A gorgeously macabre Gothic ghost story.
Storyteller Guillermo del Toro’s long-awaited 2015 horror ‘Crimson Peak‘ unites a stellar cast and exotic period settings in a macabre tale of lunacy and lust. What it lacks in depth and surprise it makes up for in mystery and atmospheric foreboding.
Edith Cushing (Mia Wasikowska) is a young woman out of time. Pursuing dreams of literary success in a world not yet comfortable with the idea of an independent, free-thinking woman. Thankfully her successful, self-built father (a fierce Jim Beaver) is devoted to her and does everything he can to assist in her pursuit.
Then a mysterious, exciting Sir Thomas Sharpe (Tom Hiddleston) arrives and quickly entices Edith with his romantic worldly views. Yet, all is not what it seems with Sir Thomas and his overbearing sister Lucille (Jessica Chastain).
As her father battles youthful resolve tragedy strikes and Edith impulsively flees with Thomas and Lucille to their country estate in England, apt referred to as “Crimson Peak”. And there ghosts from her past return with a vengeance.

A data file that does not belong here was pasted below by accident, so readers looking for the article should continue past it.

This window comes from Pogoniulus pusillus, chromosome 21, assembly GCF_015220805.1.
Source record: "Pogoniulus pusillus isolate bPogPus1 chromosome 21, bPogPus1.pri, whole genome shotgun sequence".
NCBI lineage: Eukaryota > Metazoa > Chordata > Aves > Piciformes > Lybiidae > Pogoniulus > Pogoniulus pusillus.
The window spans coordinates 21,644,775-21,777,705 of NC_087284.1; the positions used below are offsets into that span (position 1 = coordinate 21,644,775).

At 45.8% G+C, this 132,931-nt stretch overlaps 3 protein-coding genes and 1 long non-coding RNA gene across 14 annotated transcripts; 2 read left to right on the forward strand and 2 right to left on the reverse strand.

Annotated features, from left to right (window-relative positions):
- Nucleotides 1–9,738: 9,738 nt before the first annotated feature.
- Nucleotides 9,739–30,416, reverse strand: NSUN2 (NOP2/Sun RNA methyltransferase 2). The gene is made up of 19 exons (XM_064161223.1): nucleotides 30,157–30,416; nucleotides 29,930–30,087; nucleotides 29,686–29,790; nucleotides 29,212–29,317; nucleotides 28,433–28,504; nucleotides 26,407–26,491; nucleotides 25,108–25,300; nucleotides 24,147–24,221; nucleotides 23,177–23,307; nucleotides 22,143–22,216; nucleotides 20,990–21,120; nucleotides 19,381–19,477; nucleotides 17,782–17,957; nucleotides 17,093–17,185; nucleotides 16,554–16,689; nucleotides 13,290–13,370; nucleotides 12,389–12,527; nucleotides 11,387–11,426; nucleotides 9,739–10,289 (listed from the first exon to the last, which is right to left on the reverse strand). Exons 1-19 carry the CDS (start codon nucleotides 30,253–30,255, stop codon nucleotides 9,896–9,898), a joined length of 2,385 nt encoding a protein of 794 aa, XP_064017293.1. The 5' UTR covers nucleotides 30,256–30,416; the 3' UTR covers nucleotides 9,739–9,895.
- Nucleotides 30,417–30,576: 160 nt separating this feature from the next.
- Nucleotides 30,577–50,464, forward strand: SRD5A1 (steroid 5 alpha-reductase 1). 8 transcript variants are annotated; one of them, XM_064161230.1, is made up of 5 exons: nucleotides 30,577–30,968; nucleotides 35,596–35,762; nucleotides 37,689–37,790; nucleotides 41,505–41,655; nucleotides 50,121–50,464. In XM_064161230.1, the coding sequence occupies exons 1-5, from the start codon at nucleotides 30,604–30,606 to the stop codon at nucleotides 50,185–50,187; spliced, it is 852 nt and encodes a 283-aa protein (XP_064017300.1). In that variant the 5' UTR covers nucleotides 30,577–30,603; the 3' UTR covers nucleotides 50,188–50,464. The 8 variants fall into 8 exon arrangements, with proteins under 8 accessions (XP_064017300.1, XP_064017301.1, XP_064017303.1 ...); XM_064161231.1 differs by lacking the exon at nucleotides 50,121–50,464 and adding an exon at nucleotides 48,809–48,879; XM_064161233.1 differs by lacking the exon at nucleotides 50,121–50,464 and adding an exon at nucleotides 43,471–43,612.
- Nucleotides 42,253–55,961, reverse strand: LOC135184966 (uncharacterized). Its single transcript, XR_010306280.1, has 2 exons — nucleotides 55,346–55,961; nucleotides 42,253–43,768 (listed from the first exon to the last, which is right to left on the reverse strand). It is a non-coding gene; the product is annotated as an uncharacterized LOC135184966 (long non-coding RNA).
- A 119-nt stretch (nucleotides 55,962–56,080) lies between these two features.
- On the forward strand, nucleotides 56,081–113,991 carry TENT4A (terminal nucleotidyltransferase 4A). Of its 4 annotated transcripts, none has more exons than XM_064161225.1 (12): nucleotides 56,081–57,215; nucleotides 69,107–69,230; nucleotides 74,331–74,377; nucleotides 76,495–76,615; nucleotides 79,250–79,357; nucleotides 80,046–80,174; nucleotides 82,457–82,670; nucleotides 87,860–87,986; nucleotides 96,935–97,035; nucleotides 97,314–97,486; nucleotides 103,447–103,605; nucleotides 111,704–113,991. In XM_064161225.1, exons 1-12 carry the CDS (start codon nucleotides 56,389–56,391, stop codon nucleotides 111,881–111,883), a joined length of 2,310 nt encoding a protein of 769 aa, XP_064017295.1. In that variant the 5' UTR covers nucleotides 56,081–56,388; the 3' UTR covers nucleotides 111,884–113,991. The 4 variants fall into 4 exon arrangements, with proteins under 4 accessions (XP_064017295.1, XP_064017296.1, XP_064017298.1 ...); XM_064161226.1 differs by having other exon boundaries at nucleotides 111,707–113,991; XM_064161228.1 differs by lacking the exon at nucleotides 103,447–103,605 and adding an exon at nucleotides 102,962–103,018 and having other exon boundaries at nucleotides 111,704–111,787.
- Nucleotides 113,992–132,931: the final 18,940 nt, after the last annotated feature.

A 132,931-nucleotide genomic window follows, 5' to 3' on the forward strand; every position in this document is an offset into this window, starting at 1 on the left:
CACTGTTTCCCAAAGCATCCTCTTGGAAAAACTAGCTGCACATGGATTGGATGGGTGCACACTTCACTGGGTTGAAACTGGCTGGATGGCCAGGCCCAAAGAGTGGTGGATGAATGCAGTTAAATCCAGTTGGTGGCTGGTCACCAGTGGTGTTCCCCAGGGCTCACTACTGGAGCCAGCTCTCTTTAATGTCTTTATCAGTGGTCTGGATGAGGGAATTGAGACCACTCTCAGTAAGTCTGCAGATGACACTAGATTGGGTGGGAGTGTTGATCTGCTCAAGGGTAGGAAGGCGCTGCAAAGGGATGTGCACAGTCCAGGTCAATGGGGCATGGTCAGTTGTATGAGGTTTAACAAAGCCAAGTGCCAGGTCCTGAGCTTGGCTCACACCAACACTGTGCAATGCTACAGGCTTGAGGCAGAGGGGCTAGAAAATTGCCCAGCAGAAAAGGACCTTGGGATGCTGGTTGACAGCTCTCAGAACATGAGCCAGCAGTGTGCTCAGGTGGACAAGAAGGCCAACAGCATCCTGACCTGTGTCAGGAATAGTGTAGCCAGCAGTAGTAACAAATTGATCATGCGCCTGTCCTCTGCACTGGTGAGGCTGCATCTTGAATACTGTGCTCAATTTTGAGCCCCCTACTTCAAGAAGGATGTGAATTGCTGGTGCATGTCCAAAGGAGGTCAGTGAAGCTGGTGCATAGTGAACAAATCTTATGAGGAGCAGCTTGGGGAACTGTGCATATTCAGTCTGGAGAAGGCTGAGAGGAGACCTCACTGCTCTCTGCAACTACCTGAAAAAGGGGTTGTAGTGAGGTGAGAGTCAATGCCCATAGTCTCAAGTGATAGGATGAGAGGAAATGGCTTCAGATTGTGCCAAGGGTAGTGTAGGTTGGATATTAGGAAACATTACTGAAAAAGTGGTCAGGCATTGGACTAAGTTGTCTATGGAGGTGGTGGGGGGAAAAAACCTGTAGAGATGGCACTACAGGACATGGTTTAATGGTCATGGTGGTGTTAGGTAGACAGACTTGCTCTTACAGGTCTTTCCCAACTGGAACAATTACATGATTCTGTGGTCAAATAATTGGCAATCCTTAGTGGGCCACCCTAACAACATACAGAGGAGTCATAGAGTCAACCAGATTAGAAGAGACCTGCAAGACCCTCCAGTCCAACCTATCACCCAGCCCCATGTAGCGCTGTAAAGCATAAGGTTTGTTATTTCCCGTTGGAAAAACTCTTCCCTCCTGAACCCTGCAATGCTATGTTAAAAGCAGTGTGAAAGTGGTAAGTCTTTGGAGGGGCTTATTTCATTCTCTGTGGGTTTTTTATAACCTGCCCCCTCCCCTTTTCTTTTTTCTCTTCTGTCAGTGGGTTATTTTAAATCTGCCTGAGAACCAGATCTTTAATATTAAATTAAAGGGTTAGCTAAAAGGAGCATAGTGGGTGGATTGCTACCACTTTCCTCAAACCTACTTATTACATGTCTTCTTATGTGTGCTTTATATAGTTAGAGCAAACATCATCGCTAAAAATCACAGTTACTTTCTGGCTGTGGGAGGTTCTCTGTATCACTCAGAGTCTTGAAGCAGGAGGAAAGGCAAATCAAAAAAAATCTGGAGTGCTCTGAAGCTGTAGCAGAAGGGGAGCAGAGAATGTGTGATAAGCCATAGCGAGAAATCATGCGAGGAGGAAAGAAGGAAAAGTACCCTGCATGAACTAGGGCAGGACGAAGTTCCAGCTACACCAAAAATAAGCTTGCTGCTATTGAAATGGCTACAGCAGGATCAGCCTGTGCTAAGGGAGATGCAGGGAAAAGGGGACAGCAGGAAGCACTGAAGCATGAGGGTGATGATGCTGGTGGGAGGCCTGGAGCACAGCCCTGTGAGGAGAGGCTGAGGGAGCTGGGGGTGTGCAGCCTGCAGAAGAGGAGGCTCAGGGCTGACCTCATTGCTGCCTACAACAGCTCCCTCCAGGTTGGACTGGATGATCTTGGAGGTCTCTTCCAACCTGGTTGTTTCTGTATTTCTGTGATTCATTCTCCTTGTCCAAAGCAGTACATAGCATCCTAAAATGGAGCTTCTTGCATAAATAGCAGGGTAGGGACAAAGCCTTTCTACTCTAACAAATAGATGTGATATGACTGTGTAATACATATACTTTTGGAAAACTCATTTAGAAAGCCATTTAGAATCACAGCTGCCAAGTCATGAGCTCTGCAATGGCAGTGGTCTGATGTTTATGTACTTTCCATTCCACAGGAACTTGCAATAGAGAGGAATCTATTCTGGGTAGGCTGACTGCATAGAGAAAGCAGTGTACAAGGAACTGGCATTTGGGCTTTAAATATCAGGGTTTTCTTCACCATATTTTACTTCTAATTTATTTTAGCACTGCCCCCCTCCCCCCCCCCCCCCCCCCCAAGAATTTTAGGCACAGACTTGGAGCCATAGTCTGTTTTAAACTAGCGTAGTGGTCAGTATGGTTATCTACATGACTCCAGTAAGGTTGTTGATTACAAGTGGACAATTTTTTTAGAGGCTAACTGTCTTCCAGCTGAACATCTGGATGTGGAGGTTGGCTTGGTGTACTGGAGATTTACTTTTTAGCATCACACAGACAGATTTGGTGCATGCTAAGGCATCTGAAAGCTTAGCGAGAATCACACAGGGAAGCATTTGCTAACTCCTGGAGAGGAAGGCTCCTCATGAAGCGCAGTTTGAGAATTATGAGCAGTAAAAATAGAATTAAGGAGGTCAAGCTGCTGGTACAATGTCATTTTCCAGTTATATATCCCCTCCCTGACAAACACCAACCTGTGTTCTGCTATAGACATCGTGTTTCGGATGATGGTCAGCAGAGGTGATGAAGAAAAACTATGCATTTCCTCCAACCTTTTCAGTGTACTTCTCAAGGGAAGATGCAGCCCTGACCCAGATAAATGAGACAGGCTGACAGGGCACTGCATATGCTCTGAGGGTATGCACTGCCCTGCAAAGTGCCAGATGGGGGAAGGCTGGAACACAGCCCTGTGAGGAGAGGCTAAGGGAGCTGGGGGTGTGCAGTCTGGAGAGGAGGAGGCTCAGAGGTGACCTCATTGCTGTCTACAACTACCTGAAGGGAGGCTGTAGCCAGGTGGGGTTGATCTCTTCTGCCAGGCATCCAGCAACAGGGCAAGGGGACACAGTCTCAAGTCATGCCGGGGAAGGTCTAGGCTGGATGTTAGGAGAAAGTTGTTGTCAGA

del Toro presents the supernatural in his stories as more than just a source of terror; they’re also our guides through the secrets and lies of the living. The beautifully dark designs of these ghostly terrors bathe Edith’s ominous journey and help suck us into this twisted mystery.
Richly hued period designs and epically scaled sets, in particular this meticulously crafted country palace, provide the prerequisite del Toro color and tone. Mixed with a haunting musical score, precisely unsettling sonic aura, and gallery-esqe cinematography the film reaches an obsessive level of craftsmanship.
The performances also excel, most especially the passionate Hiddleston and a devilish Chastain. Period Gothic melodrama horror at its best.
Unfortunately, the paint-by-numbers trope-filled story and an abundance of gaping plot and character inconsistencies mare the illusion. I kept thinking as I watched these seemingly intelligent people show the most absurdly poor judgement that ‘Crimson Peak‘ would have made a wondrous silent film.
And while the blindly smitten Dr. Alan McMichael (Charlie Hunnam) serves as this story’s “Jonathan Harker”, a solitary voice of reason and lone hero to “save the day”, his presence is not only irrelevant, it becomes a glaring reminder of the incredulity of these characters’ actions.
If you suspend disbelief and marvel instead in the glorious Gothic ambiance this haunting tale is charming, campy fun. It can’t come close to del Toro’s masterwork ghost story, ‘The Devil’s Backbone’. Yet, ‘Crimson Peak‘ is a grand horror escape, nonetheless.